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Enquiry from Online Galleries regarding "A Queen Anne Stained Field Maple “Mulberry-wood”, Boxwood and Ebony Strung Bureau-Cabinet In the Manner of Coxed and Woster"
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Look at what I found on the Online Galleries website!
cupboard and folio slides; the broken arch pediment centred by a verre églomisé panel with later gilt
cartouche and finial; the bureau with sloping full opening to reveal an arrangement of cupboards
and pigeonholes over two short and two long drawers retaining their original handles over bracket and
Pembrokeshire, and thence by descent.
Picton Castle has belonged to the baronets Philipps since the mid-15th century.
Throughout the 18th and 19th centuries they became one of the most influential families
in Pembrokeshire, whose power extended over many aspects of local life. With their vast
estates and philanthropic support of the Charity School Movement, they supplied
Pembrokeshire with sheriffs, justices of the peace, lord lieutenants and members of
Parliament for several generations. In consequence, Picton Castle became a focus of local
social and cultural life throughout this period. Samuel Lewis' Topographical Dictionary of
Wales, 1833, contains an extensive account of the building, describing it as 'a noble and
spacious mansion of considerable antiquity; and though it has undergone some alterations
and received several additions, to adapt it more for the purpose of modern residence, it
still preserves much of its original character of a fortress'.Although no eighteenth century bills, accounts and inventories of the contents of the castle
have so far come to light, it is likely that this bureau-cabinet was commissioned for the
castle by Sir John Philipps, 4th Baronet (1660-1736). Sir John was the first member of the
Philipps family to make a noticeable impact on the castle, his fortunate marriage to Mary,
daughter of Anthony Smith, a rich East India merchant, enabled some improvements to
the building. In 1697 Sir John pulled down part of the curtain wall, built the terrace and
created a main entrance at first-floor level. He also built an extra storey above the great
hall, altered windows and possibly wainscoted the rooms in the North East Tower. It is
possible that he introduced the bureau-cabinet in the years following these alterations.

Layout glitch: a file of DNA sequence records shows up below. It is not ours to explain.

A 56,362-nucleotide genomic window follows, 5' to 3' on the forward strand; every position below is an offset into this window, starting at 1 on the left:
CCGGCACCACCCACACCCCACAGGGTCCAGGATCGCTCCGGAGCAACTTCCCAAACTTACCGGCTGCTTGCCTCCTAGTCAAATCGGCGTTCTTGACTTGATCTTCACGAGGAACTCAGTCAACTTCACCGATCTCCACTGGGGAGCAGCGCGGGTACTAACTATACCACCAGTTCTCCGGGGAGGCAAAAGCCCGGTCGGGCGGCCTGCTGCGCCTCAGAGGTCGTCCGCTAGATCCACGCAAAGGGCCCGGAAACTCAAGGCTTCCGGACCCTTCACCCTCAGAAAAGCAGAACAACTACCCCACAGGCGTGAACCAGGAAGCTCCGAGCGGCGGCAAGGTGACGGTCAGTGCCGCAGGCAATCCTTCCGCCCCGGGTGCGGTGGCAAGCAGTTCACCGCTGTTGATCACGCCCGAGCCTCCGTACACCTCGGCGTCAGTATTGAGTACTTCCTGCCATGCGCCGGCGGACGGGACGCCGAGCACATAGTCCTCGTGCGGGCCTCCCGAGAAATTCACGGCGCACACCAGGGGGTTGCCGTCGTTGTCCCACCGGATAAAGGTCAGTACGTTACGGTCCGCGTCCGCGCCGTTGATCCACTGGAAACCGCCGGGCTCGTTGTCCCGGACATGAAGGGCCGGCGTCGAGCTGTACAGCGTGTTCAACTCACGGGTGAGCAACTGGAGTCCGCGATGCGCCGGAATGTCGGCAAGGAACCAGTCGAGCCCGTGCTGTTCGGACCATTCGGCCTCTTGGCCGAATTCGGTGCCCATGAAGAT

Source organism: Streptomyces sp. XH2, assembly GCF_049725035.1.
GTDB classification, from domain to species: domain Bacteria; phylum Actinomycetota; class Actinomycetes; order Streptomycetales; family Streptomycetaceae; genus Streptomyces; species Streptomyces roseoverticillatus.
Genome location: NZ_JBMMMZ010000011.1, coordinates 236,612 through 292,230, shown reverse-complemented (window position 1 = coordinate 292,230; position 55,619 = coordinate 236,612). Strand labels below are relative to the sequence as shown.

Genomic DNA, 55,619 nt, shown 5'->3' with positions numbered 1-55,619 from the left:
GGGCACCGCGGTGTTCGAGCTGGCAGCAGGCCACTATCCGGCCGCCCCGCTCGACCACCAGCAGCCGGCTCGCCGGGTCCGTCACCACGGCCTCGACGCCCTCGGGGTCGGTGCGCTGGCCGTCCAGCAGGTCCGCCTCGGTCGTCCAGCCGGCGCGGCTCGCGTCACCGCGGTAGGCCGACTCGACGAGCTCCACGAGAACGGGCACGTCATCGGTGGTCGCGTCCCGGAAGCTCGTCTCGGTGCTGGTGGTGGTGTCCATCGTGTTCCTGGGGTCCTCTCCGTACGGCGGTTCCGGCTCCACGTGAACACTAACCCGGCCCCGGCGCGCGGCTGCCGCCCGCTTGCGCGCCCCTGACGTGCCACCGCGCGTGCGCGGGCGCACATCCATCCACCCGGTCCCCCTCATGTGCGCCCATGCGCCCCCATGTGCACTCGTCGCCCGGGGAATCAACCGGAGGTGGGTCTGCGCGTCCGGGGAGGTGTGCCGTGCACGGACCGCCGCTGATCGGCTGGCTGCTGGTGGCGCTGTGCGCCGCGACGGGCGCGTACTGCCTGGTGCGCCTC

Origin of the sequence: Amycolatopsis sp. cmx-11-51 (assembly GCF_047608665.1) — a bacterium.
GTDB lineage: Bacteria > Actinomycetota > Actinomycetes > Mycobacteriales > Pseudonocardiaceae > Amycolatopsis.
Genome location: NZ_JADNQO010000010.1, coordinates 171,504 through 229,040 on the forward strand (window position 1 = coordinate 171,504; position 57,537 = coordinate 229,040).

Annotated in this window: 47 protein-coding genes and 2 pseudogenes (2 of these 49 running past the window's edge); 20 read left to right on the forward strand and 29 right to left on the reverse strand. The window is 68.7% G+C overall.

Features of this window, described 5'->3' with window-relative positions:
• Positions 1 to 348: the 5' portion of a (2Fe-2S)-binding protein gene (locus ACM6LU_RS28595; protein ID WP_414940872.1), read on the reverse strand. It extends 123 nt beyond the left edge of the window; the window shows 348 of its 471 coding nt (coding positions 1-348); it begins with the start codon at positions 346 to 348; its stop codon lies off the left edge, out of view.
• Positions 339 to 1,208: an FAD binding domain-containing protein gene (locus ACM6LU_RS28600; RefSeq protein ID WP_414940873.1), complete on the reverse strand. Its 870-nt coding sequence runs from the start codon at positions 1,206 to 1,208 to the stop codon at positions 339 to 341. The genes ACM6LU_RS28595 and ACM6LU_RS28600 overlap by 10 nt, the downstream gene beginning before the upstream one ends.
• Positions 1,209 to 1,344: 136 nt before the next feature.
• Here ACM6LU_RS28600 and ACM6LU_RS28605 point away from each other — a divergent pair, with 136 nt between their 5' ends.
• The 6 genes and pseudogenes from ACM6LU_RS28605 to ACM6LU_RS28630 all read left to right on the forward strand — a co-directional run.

Coxed (fl. 1711-1718) and later Grace Coxed and Thomas Woster (fl. 1719-1735).
Trading from the White Swan Workshop, St. Paul's Churchyard, the firm labeled their
furniture: 'At the White Swan in St. Paul's Church-Yard, London; makes and sells
Cabinets, Book-Cases, Chests of Drawers, Scrutores [sic]; and Looking-glasses of all sorts
at reasonable rates'. Adam Bowett, Furniture History, 'Labeled Furniture from the White
Swan Workshop (1711-1735)', vol. XXXIX, 2003, pp. 71-98, cautions: '... it must be
emphasised that the use of stained burr maple veneers, with or without crossbanding and
stringing, does not on its own constitute adequate proof of (Coxed and Woster's)
authorship. The technique of staining veneers in this way was widely practised, and scores
of pieces survive which otherwise bear no relation, either technically or stylistically, to the
White Swan oeuvre.'
This technique involved the cutting of the roots of the field maple tree into veneers, laying
the veneers down onto the carcase and then pouring sulphuric acid onto the veneers to
open up the grain. With the grain open a mixture of soot and oil was rubbed into the
grain to obtain the desired marbleised effect. The veneer was then sealed with a polish
and waxed. It was generally thought that the desire for a marbleised effect arose as a
result of people seeing, on the Grand Tour, the fashion of the Italian cabinet makers of
making furniture out of marble.
|Height||236.00 cm||(92.91 inches)|
|Width||104.50 cm||(41.14 inches)|
|Depth||61.00 cm||(24.02 inches)|